By Edward Thal /
Psalm 91 is a glorious record of God’s special oversight and protection for those yielded completely to Him. It is referenced by Satan as applying to Jesus Christ (Luke 4:10-11). It does, but it just as surely applies to anyone walking with God as one of the “many brethren” being conformed to the image of Jesus (Romans 8:9). A disciple of Christ enjoys the same benefits as the Master.
With that thought in mind, read the Psalm slowly and imagine it not as poetic hyperbole but as practical reality:
He that dwelleth in the secret place of the Most High
shall abide under the shadow of the Almighty.
I will say of the Lord, He is my refuge and my fortress,my God; in Him will I trust.
Surely He shall deliver thee from the snare of the fowler, and from the noisome pestilence.
He hall cover thee with His feathers, and under His wings shalt thou trust:
His truth shall be thy shield and buckler.
Thou shalt not be afraid for the terror by night, nor for the arrow that flieth by day;
nor for the pestilence that walketh in darkness, nor for the destruction that wasteth at noonday.
A thousand shall fall at thy side,
and ten thousand at thy right hand, but it shall not come nigh thee.
Only with thy eyes shalt thou behold and see the reward of the wicked.
Because thou hast made the Lord, which is my refuge,
even the Most High, thy habitation, there shall no evil befall thee,
neither shall any plague come nigh thy dwelling.
For he shall give His angels charge over thee, to keep thee in all thy ways.
They shall bear thee up in their hands, lest thou dash thy foot against a stone.
Thou shalt tread upon the lion and adder ,
the young lion and the dragon shalt thou trample under feet.
These words are enormously comforting to believers as a statement of general intent by a powerful authority committed to their protection; in the conclusion to the Psalm the sentiment becomes intensely personal and passionate, and it is here that we glimpse God’s delight in those who purposefully set Him first in their hearts.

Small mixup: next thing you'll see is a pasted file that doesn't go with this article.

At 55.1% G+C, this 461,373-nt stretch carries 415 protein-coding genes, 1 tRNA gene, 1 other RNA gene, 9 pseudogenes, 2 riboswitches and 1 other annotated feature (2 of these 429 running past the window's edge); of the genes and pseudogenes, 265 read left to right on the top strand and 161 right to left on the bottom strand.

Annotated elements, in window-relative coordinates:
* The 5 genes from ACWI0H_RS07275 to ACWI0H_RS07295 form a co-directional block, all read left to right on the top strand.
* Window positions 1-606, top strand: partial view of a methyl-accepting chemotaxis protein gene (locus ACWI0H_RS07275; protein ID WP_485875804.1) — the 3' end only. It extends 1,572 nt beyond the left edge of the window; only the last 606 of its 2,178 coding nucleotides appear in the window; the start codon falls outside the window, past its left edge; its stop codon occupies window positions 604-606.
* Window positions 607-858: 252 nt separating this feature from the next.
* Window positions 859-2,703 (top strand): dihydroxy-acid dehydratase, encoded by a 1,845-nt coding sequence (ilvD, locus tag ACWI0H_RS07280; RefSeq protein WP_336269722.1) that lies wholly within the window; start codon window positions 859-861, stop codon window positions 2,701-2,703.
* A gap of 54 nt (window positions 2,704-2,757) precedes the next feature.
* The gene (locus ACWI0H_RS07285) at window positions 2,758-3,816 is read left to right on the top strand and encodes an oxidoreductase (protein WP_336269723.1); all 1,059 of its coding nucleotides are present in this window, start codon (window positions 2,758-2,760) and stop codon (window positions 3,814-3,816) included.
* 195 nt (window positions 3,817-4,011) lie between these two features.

Because he hath set his love upon Me, therefore will I deliver him;
I will set him on high, because he hath known My Name.
He shall call upon Me, and I will answer him:
I will be with him in trouble; I will deliver him, and honor him.
With long life will I satisfy him, and show him My salvation.
To live in this realm is to experience a dimension that many dream of but few believe is practically possible: daily joy flowing from God’s abiding presence and unimaginable peace that is a consequence of His tangible sustenance and protection. It must be imbibed; it cannot be bought or earned. It grows out of a close personal relationship, not a contractual obligation.
The protection afforded by such personal intimacy with God is echoed as a possibility by the prophet Malachi who extends the experience to a corporate level:
Then they that feared the Lord spake often one to another:
and the Lord hearkened, and heard it,
and a book of remembrance was written before Him
for them that feared the Lord and that thought upon His Name.
And they shall be mine, saith the Lord of hosts, in that day when I make up my jewels;
and I will spare them as a man spareth his own son that serveth him.
As a concluding thought it must be acknowledged that God’s people are not immune to hardships woven into the fabric of a creation groaning under the curse of separation from the Creator following the disaster in Eden. Even when we are reunited with Him by faith in Jesus Christ we live in a world that is hostile to God and the consequences we suffer for our disaffiliation may range from mere discomfort to active persecution and even death. But life in the bubble of God’s superintending presence means nothing can touch us that is contrary to His intention to conform us to the image of Christ: whether it be an experience of good or evil it comes from the hand of a loving Father who has a plan and a purpose in mind for each of us that is more glorious than we can possibly imagine.
The Apostle Paul clearly rested in this assurance. Writing to Philemon from a Roman jail where his incarceration would ultimately lead to his execution, Paul introduces himself not as a captive of the Emperor but as a prisoner of Jesus Christ! May our vision be as unclouded and our hearts be as full of joy and peace as we abide under the shadow of the Almighty.